- It has been planned for some time and is not a reaction to the recent rise in violent crime, claims Inspector Gord Spado of the Winnipeg Police Service.
- Sherri Rollins, a city councilor and the leader of the protection committee, believes that sponsoring programs to lessen crime would be a better use of the money.
As part of its closed-circuit television initiative, Winnipeg police install 16 cameras in the city’s center.
According to Inspector Gord Spado of the Winnipeg Police Service, it has been planned for some time and is not a response to the current spike in violent crime.
The city council previously approved the expansion program in the summer of 2018.
Finding the appropriate technology we wanted to employ for a Winnipeg solution was a factor. Still, COVID had another role in making some of the processes a little more challenging, according to Spado, who spoke to 680 CJOB.
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As a result of this plan, there will now be 25 cameras. At high-crime locations, nine cameras were put up in 2009, but according to authorities, several of those have stopped working altogether.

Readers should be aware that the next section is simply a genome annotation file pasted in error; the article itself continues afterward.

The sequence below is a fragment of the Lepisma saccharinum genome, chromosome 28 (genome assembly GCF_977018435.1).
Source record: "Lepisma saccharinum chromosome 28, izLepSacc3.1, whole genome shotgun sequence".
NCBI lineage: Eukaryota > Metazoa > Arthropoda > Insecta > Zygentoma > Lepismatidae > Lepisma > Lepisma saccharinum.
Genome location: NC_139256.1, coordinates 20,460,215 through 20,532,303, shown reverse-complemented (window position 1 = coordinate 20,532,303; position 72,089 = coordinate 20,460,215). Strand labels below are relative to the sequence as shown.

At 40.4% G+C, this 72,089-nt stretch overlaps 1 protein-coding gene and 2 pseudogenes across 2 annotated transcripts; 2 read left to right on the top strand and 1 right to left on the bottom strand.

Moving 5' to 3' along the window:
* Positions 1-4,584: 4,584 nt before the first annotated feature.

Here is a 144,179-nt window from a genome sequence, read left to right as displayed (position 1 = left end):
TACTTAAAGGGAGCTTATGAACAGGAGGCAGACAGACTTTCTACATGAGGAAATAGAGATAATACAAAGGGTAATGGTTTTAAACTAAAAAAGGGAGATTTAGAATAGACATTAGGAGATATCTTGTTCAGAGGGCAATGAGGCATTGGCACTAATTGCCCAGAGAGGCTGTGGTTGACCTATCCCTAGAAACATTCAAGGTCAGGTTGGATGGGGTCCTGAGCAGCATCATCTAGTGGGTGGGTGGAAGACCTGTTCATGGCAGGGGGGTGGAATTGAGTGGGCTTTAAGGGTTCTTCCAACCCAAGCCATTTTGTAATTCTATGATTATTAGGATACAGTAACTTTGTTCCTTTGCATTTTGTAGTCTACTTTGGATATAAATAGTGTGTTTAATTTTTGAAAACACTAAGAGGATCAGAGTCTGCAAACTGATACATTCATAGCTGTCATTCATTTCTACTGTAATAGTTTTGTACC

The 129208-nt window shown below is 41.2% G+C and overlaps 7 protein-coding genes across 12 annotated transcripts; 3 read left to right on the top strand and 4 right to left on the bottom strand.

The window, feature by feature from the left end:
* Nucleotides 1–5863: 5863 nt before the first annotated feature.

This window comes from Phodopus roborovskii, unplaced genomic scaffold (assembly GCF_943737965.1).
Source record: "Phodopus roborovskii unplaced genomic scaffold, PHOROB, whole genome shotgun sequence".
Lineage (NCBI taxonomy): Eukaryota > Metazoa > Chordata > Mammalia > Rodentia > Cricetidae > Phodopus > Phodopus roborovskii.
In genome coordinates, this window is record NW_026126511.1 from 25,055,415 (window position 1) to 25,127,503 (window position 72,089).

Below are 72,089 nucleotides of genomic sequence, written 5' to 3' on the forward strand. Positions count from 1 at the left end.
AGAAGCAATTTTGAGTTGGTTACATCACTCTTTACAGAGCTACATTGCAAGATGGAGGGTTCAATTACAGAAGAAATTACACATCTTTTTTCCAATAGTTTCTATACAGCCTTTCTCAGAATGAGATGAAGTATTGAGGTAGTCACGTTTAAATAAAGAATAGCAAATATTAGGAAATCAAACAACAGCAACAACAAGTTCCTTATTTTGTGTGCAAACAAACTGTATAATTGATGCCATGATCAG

According to Spado, the soon-to-be-installed cameras will now have a 360-degree vision.
He claims that four homicides were solved thanks to the earlier cams.
Depending on the way the camera was oriented, a picture may be captured, according to Spado. Therefore, we will be more successful in recording with these new cameras.
Except in cases when significant police response is required, authorities will not be watching the cameras in real-time and will only use the footage in criminal investigations.
The chair of the protection committee, city councilor Sherri Rollins, thinks funding for initiatives to reduce crime would be a better use.
Rollins states this kind of community safety activity is “whether it’s Resource Assistance for Youth, which completed a lighting installation, or the Canadian African Muslim Women Association, which runs life skills classes.”
Source: CTV News
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